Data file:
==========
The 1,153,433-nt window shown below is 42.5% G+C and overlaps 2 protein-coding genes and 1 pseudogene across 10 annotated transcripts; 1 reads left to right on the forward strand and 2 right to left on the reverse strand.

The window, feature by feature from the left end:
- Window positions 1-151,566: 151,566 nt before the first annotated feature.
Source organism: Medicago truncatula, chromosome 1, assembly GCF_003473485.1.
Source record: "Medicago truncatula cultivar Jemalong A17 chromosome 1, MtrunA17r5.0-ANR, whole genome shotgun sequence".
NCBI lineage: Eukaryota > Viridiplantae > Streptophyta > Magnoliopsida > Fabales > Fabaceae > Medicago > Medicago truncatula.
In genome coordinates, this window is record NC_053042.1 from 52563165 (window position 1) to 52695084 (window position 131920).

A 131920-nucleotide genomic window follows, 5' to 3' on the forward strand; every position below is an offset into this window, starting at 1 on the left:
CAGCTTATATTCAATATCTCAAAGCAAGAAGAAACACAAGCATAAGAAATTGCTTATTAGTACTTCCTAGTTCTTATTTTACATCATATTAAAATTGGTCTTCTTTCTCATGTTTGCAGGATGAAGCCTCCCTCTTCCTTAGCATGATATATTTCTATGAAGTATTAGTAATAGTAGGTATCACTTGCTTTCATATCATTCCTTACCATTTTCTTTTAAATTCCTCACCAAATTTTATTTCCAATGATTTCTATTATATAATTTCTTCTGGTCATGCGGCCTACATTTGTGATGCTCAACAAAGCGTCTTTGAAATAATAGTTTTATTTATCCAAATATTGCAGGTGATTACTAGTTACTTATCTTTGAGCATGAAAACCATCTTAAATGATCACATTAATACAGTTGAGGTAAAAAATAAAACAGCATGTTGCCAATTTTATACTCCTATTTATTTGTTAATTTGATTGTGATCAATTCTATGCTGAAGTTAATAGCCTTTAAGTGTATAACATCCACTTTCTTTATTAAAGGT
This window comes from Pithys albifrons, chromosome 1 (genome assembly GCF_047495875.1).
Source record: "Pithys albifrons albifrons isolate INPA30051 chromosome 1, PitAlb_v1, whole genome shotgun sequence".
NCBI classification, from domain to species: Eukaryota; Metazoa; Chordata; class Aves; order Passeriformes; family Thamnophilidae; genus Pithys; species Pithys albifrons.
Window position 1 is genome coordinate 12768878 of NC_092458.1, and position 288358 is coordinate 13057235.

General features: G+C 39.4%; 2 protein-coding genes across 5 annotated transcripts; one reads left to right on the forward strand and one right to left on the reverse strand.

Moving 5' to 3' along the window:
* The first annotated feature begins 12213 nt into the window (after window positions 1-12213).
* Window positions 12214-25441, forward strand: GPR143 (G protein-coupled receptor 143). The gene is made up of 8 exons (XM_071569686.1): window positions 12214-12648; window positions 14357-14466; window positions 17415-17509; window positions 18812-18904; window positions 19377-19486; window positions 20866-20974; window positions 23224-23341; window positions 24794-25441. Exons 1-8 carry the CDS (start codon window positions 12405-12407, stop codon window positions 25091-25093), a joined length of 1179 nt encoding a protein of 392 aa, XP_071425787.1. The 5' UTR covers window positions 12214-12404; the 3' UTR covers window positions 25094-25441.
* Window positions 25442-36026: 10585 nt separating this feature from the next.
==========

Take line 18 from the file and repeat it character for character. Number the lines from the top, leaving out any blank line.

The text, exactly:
* Window positions 25442-36026: 10585 nt separating this feature from the next.